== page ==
Or celery/raisin/cottage cheese bars.

Or cranberry sour cream.

Or yam patties. (I know we used that one already. I just like saying it.)

So the question is, with no apparent link to the Pilgrims and Indians, where did The Thing You Only Eat At Thanksgiving come from?

Well, I have a theory. When we were kids, my grandmother made a dish at the holidays -- including Thanksgiving -- and she called it Tsimmis. I have no idea if I'm spelling that right, but what could it matter? We had no idea what was in it. Some kind of sweet potato, prunes, carrots, cinnamon. Or maybe dried wood chips and dandelions? Who knows?

The point was that my uncle, her son, hated it. Hated it. Every time it was served, he went ballistic. "Not the tsimmis again! It's awful! Get it away from me! Bleep!"

And we all cracked up.

She made it every year. Nobody objected -- even though hardly anyone ate it. Here's my theory. We all wanted to hear my uncle complain. What curse words would he use this time? It was funny. An expected highlight.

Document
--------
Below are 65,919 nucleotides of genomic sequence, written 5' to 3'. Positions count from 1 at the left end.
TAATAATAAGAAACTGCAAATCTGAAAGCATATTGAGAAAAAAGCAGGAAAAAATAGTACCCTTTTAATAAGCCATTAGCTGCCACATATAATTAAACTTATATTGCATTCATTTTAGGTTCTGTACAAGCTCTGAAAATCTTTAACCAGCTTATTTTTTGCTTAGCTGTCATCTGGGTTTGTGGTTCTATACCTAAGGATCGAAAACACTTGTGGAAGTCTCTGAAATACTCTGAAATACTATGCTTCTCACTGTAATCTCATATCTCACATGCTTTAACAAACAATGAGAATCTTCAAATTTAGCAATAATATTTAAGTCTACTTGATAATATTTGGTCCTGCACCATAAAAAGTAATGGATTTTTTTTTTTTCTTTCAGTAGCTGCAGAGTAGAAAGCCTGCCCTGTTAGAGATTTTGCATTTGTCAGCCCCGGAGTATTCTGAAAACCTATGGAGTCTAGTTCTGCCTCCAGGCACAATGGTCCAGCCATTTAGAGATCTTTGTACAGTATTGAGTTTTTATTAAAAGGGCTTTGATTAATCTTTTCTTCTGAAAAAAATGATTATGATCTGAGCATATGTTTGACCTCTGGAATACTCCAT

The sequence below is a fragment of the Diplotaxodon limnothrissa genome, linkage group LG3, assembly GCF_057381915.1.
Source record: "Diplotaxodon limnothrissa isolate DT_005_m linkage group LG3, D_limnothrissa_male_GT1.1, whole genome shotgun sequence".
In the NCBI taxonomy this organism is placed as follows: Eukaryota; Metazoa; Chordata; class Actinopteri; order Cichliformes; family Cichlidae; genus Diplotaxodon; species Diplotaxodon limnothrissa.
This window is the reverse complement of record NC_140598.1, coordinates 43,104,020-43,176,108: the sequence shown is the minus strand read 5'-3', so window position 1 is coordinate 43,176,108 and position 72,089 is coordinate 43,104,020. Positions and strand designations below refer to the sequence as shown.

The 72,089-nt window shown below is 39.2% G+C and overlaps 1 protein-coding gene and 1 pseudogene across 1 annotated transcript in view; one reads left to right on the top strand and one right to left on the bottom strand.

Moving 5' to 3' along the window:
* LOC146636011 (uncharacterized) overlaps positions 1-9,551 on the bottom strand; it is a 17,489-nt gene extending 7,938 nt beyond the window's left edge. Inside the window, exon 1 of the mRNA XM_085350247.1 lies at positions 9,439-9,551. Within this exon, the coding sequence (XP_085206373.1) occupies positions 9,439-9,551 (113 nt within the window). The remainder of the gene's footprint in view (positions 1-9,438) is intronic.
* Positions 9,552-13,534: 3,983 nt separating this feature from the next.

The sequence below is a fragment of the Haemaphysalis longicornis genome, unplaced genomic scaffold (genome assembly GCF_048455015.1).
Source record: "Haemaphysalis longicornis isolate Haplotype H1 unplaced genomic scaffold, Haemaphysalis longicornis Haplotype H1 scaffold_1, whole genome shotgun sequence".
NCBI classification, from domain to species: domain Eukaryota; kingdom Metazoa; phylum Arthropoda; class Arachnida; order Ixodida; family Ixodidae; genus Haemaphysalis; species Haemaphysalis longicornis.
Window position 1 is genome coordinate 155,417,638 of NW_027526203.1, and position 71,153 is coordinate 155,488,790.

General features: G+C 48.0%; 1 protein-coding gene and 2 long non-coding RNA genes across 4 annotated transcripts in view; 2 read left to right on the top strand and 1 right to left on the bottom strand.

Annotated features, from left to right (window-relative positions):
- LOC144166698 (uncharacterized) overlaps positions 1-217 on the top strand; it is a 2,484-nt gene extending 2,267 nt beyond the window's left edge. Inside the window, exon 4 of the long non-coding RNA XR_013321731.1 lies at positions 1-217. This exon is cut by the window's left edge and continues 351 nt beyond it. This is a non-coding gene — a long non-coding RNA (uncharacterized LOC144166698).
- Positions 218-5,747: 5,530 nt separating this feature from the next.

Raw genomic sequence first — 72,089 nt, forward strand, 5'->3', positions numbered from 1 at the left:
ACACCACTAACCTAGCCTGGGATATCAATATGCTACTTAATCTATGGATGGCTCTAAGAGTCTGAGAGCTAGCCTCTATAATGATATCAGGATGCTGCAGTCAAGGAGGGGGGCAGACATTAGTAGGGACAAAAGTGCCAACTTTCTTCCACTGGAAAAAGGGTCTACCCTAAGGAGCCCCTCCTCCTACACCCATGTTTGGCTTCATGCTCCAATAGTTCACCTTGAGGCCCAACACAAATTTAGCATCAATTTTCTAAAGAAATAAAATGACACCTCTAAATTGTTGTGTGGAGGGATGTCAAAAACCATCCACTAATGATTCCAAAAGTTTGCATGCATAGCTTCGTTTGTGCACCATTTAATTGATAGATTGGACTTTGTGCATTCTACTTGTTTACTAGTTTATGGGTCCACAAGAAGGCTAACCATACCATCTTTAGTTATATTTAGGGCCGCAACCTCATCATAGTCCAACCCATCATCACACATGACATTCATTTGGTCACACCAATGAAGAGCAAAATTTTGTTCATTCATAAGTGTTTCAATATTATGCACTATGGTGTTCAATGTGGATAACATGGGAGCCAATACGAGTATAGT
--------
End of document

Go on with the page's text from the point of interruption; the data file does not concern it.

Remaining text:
A tradition.

He would die of cancer, my uncle, much too young, in his early 40s. One of the last big family meals he attended, my grandmother made the tsimmis again. He was already sick. Not his old vibrant self. But when he saw that stuff, like a comic with a lobbed punch line, he rallied.

"Bleep! Not the bleepin' tsimmis."

We still laugh and cry at that story.

So celebrate your olives. Your yams. Your carrot loaves. Thanksgiving is about bringing us together in whatever way we can cherish each other.

Nobody said you have to swallow.